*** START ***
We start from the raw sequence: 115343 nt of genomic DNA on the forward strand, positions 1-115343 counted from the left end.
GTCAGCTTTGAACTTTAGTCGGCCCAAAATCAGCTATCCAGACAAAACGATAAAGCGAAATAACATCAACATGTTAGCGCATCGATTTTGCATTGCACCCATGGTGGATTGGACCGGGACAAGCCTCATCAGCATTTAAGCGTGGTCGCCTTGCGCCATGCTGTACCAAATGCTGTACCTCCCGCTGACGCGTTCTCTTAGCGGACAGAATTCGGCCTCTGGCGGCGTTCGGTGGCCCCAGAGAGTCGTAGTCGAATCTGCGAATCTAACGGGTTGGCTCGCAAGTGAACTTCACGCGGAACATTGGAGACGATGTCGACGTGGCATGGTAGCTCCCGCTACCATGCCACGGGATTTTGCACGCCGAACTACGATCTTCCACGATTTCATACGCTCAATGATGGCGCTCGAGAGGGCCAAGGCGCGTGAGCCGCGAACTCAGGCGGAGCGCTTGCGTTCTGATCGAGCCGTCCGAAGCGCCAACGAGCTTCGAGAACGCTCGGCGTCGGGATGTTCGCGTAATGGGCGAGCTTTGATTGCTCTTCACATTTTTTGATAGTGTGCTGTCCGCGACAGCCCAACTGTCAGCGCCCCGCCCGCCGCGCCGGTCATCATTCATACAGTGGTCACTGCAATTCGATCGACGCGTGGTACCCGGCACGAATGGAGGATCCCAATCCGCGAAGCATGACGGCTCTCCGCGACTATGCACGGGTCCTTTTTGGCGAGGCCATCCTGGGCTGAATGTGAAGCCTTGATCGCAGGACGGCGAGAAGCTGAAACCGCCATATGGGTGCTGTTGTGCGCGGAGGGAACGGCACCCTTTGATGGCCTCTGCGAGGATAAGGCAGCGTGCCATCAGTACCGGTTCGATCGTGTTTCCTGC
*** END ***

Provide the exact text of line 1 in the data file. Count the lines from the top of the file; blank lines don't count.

We start from the raw sequence: 115343 nt of genomic DNA on the forward strand, positions 1-115343 counted from the left end.